Gore maintains a strong lead over Bush on the environment and looking out for the interests of minorities. Fully 58% of voters say Gore would do the best job protecting the environment, only 24% choose Bush. More than half (52%) say Gore is best qualified to improve conditions for minority groups, while 28% choose Bush. Finally, Gore has a small edge over Bush as the candidate who best represents voters’ views about abortion — 38%-34%.
Bush Seen as Stronger Leader
In spite of all Gore’s advantages on the issues, Bush remains the stronger leader in the voters’ eyes. By a margin of 44%-to-38%, voters choose Bush over Gore as a strong leader. The gap in perceptions about leadership is most pronounced among men, especially white men. By a nearly two-to-one margin, white men choose Bush over Gore as a strong leader (53% vs. 27%). White women divide much more evenly — favoring Bush over Gore 44%-37%. Independents, who are split in their presidential preference, give Bush the edge over Gore on leadership by a margin of 41%-32%.
In addition, Bush is seen as the candidate most willing to take a stand, even if it’s unpopular, though Gore has narrowed the gap a bit in recent months. Today, 45% of voters say Bush is the candidate who’s most likely to take unpopular stands, vs. 37% who choose Gore. In June, Bush led Gore on this measure by a slightly wider 46%-32%.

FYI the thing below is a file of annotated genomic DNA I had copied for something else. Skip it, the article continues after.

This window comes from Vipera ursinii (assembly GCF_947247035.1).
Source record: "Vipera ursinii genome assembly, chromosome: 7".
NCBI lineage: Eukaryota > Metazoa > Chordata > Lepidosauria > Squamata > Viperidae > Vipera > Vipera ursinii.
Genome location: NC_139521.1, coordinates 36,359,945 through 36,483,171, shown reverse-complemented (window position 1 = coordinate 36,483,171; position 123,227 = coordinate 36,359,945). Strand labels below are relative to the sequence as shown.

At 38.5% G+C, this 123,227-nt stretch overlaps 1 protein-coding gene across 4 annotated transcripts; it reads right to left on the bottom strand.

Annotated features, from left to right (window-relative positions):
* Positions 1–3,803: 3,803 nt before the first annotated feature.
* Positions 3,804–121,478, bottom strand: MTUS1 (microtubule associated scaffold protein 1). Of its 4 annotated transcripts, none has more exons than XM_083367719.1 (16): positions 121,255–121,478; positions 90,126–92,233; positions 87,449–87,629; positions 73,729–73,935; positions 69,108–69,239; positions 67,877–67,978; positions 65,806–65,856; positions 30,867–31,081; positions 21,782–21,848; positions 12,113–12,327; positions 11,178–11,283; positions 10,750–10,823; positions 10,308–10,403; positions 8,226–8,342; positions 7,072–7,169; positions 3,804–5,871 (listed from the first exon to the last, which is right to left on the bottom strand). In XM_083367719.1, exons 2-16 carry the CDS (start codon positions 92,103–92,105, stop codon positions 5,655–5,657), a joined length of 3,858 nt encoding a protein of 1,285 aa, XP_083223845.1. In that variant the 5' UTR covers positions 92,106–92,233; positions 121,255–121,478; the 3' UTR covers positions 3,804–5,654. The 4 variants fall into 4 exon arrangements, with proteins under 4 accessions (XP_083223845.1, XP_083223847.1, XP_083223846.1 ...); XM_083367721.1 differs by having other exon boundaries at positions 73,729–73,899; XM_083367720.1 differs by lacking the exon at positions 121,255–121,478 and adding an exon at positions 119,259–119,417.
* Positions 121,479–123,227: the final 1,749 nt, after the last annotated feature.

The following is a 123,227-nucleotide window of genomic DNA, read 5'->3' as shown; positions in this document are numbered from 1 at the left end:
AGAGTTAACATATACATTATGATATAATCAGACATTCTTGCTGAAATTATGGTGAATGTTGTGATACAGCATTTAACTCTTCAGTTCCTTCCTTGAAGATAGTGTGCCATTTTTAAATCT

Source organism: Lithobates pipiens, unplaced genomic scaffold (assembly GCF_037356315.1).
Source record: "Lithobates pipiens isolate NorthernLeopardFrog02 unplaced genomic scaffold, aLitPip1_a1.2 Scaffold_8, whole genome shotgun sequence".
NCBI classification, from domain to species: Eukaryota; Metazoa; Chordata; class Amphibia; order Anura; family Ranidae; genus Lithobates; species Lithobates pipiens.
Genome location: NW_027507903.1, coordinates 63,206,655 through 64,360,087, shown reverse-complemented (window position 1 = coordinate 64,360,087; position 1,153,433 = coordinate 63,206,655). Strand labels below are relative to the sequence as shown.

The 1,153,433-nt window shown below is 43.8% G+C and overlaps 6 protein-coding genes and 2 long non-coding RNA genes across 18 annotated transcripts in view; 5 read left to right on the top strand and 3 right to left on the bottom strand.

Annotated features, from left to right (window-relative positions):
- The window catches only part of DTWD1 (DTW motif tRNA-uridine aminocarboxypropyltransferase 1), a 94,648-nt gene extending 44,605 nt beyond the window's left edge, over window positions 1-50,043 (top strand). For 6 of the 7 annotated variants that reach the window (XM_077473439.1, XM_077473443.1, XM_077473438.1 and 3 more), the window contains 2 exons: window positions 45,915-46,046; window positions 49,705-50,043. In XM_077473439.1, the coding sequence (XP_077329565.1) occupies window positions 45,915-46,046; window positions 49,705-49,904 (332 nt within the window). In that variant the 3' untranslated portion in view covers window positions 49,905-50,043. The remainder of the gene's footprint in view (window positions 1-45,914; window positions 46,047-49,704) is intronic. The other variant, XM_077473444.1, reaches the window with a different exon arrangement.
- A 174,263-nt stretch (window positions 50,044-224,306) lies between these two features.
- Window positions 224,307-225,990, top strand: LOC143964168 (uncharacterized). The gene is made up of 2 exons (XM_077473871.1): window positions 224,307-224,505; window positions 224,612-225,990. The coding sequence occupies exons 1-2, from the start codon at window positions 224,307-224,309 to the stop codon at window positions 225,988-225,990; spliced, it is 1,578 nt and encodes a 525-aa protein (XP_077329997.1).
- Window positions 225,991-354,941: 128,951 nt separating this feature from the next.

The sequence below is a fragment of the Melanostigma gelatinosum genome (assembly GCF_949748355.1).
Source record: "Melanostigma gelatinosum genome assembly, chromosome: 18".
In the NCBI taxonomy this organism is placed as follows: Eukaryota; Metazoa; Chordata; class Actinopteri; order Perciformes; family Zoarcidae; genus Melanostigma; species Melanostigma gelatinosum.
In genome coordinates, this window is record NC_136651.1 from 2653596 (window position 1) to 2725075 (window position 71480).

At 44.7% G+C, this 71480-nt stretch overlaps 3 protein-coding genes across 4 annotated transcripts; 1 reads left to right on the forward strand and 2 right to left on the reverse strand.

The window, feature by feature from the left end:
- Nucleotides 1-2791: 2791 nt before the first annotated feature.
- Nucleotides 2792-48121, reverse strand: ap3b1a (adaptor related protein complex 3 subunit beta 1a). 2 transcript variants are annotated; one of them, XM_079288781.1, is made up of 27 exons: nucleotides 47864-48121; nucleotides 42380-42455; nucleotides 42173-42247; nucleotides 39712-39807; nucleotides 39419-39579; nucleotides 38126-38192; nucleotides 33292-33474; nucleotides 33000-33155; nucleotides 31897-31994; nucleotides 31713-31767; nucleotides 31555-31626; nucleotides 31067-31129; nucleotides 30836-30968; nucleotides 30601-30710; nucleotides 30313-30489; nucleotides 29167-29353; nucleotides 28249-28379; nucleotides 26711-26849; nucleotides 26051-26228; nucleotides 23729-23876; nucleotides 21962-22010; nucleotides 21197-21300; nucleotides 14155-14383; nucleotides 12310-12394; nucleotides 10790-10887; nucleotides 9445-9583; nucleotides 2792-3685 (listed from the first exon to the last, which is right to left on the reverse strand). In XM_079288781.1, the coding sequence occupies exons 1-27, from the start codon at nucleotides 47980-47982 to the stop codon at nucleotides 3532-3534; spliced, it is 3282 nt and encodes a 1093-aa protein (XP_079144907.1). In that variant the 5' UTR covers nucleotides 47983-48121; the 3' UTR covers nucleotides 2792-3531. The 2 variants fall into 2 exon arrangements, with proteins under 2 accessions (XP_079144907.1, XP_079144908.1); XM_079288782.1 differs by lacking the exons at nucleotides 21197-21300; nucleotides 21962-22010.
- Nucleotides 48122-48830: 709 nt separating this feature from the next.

Bush trails Gore badly when it comes to his knowledge of the issues. More than half of the voters polled (54%) say Gore, rather than Bush, is experienced and knows a lot about the issues, only 28% choose Bush. Gore’s advantage in this regard has increased from a narrower 39%-25% margin in June. Gore is also the favorite when voters are asked which candidate comes closest to their opinions on the issues that matter most to them (48% choose Gore, 39% Bush). Furthermore, Gore is more often seen by voters as the candidate who cares about people like them (47% vs. 31% for Bush).
The divisions within the Republican Party on key policy issues are also apparent on several personal characteristics. Again, Populist Republicans express less enthusiasm for Bush, especially when compared with Staunch Conservatives. Populist Republicans are less likely than Staunch Conservatives to choose Bush over Gore as the candidate who would use good judgment in a crisis (66% among Populists vs. 80% among Staunch Conservatives), the more personally likable candidate (60% vs. 73%), or the more honest and truthful of the two (58% vs. 77%).
The biggest gaps between these two Republican-leaning groups emerge when they are asked which candidate cares the most about people like them (72% of Staunch Conservatives choose Bush compared to only 50% of Populist Republicans) and which candidate comes closest to their views on the issues (86% of Staunch Conservatives say Bush vs. 67% of Populists).
Two Sides of Swing Voters
An analysis of several of the important swing groups in the electorate shows that Bush has some real strengths, while Gore is particularly vulnerable in the area of character and personal qualities. There is much more consensus among swing groups about Gore’s strength on the issues. Older men, who now break slightly for Gore in the horse race, find Bush more personally likable and more honest, and they see Gore as a typical politician.